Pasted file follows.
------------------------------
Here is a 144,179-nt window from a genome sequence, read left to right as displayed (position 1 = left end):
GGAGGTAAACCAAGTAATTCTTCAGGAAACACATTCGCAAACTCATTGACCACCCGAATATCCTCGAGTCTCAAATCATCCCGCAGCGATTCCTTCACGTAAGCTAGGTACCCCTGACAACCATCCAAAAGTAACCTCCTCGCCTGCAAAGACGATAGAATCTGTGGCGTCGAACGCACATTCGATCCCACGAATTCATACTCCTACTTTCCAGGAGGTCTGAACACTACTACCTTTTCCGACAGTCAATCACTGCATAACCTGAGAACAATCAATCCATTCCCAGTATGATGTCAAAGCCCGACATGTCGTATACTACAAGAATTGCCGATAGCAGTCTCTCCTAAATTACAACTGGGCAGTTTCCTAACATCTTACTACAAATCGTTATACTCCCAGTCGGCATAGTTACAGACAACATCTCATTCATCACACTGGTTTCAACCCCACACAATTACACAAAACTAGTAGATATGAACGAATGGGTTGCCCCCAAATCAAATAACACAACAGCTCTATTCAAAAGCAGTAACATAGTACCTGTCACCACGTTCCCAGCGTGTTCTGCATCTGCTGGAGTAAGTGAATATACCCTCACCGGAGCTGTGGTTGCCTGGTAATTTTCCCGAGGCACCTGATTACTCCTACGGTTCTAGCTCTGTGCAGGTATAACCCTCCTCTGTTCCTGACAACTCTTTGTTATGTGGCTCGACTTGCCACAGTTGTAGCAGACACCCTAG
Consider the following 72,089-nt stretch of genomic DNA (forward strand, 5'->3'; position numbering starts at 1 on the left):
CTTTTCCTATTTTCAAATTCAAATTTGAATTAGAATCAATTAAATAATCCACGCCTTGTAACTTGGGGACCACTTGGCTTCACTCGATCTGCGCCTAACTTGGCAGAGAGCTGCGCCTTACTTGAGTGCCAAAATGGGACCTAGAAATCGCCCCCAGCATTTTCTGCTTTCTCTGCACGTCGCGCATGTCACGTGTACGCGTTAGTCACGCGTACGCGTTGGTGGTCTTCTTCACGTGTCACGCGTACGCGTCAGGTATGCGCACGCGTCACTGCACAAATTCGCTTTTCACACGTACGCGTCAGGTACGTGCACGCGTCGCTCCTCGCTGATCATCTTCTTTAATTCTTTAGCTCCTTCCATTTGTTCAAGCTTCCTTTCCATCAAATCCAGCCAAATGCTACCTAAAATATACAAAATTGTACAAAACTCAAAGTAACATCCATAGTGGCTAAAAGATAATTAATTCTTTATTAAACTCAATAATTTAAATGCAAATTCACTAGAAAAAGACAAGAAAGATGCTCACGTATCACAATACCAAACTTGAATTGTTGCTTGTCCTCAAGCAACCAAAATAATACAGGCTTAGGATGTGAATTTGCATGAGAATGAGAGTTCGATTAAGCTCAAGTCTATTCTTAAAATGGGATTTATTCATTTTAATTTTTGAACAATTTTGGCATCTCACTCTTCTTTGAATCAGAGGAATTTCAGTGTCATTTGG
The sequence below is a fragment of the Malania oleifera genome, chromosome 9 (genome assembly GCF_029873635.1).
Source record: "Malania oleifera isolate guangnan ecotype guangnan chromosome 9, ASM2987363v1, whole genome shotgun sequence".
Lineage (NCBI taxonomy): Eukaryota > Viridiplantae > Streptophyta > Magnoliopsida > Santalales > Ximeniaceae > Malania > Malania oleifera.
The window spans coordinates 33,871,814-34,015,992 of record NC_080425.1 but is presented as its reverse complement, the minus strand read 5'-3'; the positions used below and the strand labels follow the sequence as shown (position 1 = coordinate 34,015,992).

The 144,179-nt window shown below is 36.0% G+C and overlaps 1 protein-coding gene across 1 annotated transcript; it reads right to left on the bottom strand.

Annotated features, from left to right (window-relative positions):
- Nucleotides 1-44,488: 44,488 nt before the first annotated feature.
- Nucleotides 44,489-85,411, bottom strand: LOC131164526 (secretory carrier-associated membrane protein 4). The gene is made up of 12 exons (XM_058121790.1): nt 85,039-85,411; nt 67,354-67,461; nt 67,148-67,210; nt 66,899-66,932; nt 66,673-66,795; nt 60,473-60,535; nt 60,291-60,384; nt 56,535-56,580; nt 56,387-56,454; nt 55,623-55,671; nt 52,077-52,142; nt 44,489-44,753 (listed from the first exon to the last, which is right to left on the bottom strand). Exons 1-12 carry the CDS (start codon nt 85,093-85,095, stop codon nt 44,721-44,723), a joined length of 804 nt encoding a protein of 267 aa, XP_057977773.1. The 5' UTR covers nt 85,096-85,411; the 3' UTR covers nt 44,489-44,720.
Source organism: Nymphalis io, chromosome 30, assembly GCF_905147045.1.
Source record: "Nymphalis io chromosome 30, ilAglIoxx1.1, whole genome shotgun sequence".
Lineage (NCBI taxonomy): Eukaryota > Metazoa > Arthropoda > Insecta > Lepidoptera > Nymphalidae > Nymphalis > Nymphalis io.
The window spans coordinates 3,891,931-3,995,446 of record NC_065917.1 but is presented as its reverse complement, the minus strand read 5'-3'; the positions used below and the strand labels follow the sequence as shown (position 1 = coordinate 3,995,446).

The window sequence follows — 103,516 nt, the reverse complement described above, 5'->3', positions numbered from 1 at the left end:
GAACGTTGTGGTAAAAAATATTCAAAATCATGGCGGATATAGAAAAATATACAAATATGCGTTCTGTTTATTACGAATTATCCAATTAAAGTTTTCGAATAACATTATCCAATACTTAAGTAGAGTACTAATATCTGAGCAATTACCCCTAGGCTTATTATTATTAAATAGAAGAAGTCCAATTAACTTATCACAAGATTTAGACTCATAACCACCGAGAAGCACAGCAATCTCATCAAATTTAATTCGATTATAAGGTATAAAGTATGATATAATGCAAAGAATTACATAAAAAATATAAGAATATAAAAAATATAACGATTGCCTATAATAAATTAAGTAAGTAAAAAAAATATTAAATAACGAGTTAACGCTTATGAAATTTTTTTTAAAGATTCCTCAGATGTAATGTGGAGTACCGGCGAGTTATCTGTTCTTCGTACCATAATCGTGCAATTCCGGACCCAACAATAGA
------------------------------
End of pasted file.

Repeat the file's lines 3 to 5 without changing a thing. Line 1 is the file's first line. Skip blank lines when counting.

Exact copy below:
Consider the following 72,089-nt stretch of genomic DNA (forward strand, 5'->3'; position numbering starts at 1 on the left):
CTTTTCCTATTTTCAAATTCAAATTTGAATTAGAATCAATTAAATAATCCACGCCTTGTAACTTGGGGACCACTTGGCTTCACTCGATCTGCGCCTAACTTGGCAGAGAGCTGCGCCTTACTTGAGTGCCAAAATGGGACCTAGAAATCGCCCCCAGCATTTTCTGCTTTCTCTGCACGTCGCGCATGTCACGTGTACGCGTTAGTCACGCGTACGCGTTGGTGGTCTTCTTCACGTGTCACGCGTACGCGTCAGGTATGCGCACGCGTCACTGCACAAATTCGCTTTTCACACGTACGCGTCAGGTACGTGCACGCGTCGCTCCTCGCTGATCATCTTCTTTAATTCTTTAGCTCCTTCCATTTGTTCAAGCTTCCTTTCCATCAAATCCAGCCAAATGCTACCTAAAATATACAAAATTGTACAAAACTCAAAGTAACATCCATAGTGGCTAAAAGATAATTAATTCTTTATTAAACTCAATAATTTAAATGCAAATTCACTAGAAAAAGACAAGAAAGATGCTCACGTATCACAATACCAAACTTGAATTGTTGCTTGTCCTCAAGCAACCAAAATAATACAGGCTTAGGATGTGAATTTGCATGAGAATGAGAGTTCGATTAAGCTCAAGTCTATTCTTAAAATGGGATTTATTCATTTTAATTTTTGAACAATTTTGGCATCTCACTCTTCTTTGAATCAGAGGAATTTCAGTGTCATTTGG
The sequence below is a fragment of the Malania oleifera genome, chromosome 9 (genome assembly GCF_029873635.1).